Obama Offers Nomination To Clinton If He Can Have A Cigarette
Barack Obama, who is rapidly gaining ground in Pennsylvania primary polls after long-time Clinton supporter Sen. Bob Casey Jr. gave his support to the Illinois Democrat, has considered dropping out of the presidential race for "just one holy cigarette, by God," according to comments he made today.
The leading Democratic candidate had given up smoking to pursue the party's nomination, but aides have admitted that the stress of quitting has put a tremendous strain on Obama.
"The Senator can't continue unless he gets his hands on a fag," explained one spokesperson, "and that pretty much puts him out of the running."
Though there remains speculation as to how the voting public would react to the image of a presidential candidate blowing smoke rings, many experts point to the similarities between this presidential race and that of the 1920 Harding-Cox contest, in which voters turned on Cox when it was reported that his wife once smoked a cigarette with Al Jolson.
"I remember that," commented John McCain.
With the exception of FDR, voters have shown a preference for non-smokers, which presents a dilemma for Obama: indulge in sweet, consuming relaxation of some good Turkish tobacco, or assume the Democratic nomination.
And despite offers from the cigarette industry lobby to make Senator Obama the face of Camel cigarettes in a $225 million advertising push, Obama remains conflicted over his past and future as a smoker.
"I smoked for years, and it's not something that you can just walk away from," Obama said in an interview with USA Today. "The presidency means a lot to me, but what good is it if I can't celebrate the nomination without standing out in front of my constituents and lighting up a victory Camel Light, now with reduced tar and available at most convenience stores everywhere? There's no joy in it."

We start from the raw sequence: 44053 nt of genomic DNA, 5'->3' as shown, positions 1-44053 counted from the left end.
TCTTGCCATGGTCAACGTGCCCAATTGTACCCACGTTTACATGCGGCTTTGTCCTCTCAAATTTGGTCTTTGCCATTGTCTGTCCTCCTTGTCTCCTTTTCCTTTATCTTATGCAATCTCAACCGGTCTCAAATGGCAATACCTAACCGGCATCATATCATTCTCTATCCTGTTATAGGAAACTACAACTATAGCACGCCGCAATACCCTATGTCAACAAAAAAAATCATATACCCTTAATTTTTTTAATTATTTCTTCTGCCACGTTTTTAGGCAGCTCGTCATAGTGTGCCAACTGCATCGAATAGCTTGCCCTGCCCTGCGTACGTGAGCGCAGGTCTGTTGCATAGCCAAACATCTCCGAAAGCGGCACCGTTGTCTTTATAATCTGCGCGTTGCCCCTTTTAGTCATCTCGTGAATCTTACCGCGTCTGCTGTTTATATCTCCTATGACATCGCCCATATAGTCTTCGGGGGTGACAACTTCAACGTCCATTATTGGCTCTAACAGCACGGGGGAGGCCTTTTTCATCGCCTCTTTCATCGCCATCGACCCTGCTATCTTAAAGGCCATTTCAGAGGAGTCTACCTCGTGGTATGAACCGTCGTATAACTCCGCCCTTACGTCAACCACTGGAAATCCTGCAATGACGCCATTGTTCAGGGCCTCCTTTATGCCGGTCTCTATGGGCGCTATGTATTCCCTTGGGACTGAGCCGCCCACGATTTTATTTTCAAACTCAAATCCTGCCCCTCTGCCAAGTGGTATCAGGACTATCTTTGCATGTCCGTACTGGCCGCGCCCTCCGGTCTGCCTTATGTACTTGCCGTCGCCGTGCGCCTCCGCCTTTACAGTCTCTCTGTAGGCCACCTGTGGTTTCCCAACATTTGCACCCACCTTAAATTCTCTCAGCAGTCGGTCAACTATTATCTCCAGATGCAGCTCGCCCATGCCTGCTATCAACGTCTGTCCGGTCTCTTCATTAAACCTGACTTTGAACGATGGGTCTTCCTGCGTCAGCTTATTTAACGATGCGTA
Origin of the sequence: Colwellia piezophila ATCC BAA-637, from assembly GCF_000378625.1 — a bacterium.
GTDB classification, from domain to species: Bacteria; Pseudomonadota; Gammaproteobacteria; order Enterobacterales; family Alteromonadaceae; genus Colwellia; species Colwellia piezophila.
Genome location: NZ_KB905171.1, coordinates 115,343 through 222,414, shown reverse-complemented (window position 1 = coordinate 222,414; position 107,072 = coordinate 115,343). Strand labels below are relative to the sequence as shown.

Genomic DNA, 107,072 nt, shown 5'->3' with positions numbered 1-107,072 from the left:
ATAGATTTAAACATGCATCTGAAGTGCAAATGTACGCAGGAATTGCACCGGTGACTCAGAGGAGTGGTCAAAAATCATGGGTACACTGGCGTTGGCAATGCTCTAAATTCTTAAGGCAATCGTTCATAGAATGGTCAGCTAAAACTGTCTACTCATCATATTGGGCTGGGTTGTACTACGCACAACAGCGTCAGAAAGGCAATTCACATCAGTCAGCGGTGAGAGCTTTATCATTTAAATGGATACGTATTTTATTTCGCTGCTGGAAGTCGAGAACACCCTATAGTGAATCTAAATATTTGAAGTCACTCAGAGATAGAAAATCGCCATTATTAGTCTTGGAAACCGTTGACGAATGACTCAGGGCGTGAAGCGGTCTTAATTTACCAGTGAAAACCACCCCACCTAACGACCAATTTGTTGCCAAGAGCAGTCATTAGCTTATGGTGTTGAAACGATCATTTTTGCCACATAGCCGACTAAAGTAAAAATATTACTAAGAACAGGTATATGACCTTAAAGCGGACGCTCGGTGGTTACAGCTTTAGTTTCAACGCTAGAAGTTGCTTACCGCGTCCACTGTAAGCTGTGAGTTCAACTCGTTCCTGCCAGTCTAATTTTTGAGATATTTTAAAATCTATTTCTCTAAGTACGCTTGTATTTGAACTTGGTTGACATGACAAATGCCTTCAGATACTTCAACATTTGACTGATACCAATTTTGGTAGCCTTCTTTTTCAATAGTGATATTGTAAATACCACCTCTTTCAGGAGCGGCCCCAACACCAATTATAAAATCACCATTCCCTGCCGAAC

Conjecture continues as to whether or not Obama will opt to spend another four years chain smoking on his back porch and get himself relaxed for the next presidential race in 2012. Some analysts expect that he will continue to abstain from smoking and comfort himself with fantasies of building a smoking lounge in the basement of the White House, presumably by replacing the Richard Nixon Memorial bowling alley.
Polls show that many voters remain skeptical of a habitual smoker's ability to lead the nation. The anti-cigarette lobby has been particularly incredulous.
"It's one thing to follow a pastor who curses America, which is just the crazy talk of angry black people -- nothing we haven't heard before," said Gina Robertson of SMUG (Smokers Make Us Gag) in reference to the inflammatory sermons of Reverend Wright, Obama's former pastor. "But what happens if the phone rings at 3 AM with mission control on the other end telling the President that a nuclear bomb is headed for New York City, and he has to have a smoke before he can make up his mind? Gives you the chills."
"And why would we elect a president that has a 50% greater chance of dying of lung cancer before his 50th birthday?" further posited Robertson. "That's just throwing our votes and credibility away."